“Like Instapaper for Videos”

It has occurred to me more than once in the recent past that it would be neat to have a service like Instapaper, but for videos. A post appeared on Hacker News today announcing Instafilm, which seems poised to fit the bill after the site becomes more stable (I’m getting a lot of errors at the moment, probably due to server overload). In the comments section of the HN post, however, a number of alternative sites were mentioned, including:

They all appear to be free, at least for the basic service. Some of them, like Squrl, also have companion iPhone/iPad apps. Are there any others you’re aware of? Let me know in the comments!

Literate Programming and Clojure

Michael Fogus just published a post about Marginalia, a new documentation system for Clojure based on Jeremy Ashkenas’ Docco for CoffeeScript. It’s work that Fogus started on late last year, and which Zachary Kim (the creator of ClojureDocs) picked up and improved on. The goal for Marginalia is to build a literate programming system, or something close to it, around Clojure.

My first exposure to the concept of literate programming was about ten years ago, when I was still doing a lot of work with Python. Edward K. Ream’s Leo was the tool that I used to experiment with LP, and to be honest, I didn’t get it. The idea of LP, as I thought I understood it then, was that you wanted your documentation and code to be intertwined, and readable: more like literature for humans, and less like a structured formula for computers. But the user interface for Leo required you to build up your system in a highly structured outline form. It was tedious. Writing code with Leo didn’t feel like any sort of programming I’d done before, and trying to write documentation with Leo sure didn’t feel like any sort of writing I’d done before. So after playing with it for awhile, and then getting frustrated with it, I moved on and haven’t thought any more literate programming until this morning.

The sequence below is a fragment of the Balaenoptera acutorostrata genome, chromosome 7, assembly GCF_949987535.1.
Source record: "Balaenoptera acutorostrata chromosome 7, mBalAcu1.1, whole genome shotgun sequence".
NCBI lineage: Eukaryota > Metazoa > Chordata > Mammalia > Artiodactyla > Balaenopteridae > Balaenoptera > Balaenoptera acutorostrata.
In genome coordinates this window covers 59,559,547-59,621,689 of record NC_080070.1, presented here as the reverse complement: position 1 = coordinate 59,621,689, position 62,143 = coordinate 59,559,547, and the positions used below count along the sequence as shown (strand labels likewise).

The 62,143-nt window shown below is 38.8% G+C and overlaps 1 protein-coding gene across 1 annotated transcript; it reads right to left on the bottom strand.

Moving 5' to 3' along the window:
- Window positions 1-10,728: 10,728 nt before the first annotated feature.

Marginalia (in its current incarnation) takes a decidedly different, and for me more familiar tack, of embedding documentation comments directly in code. In that sense it’s no different from JavaDoc, or RDoc, or most other software documentation systems today. As you would hope, it picks up directly on the docstrings that you provide for namespaces, functions, etc.

It also parses out more general documentation text that you embed in comments that start with two semicolons.

Note that it supports Markdown-style formatting in both your docstrings as well as these special documentation comments. There’s also support for some fancier stuff, like displaying mathematical formulas written in LaTeX, that uses the MathJAX engine under the hood, but I haven’t gotten around to trying that yet.

I must admit that the primary attraction of Marginalia for me at the moment is that it produces pretty documentation. I’m a sucker for pretty documentation. But I am intrigued by Fogus’ claim that “The very process of using Marginalia will help to crystalize your understanding of [the] problem and its solution(s).” Near the end of his blog post, he proposes a set of guidelines (based on a similar set by Reg Braithwaite) for incorporating Marginalia into your Clojure software development process to achieve that goal.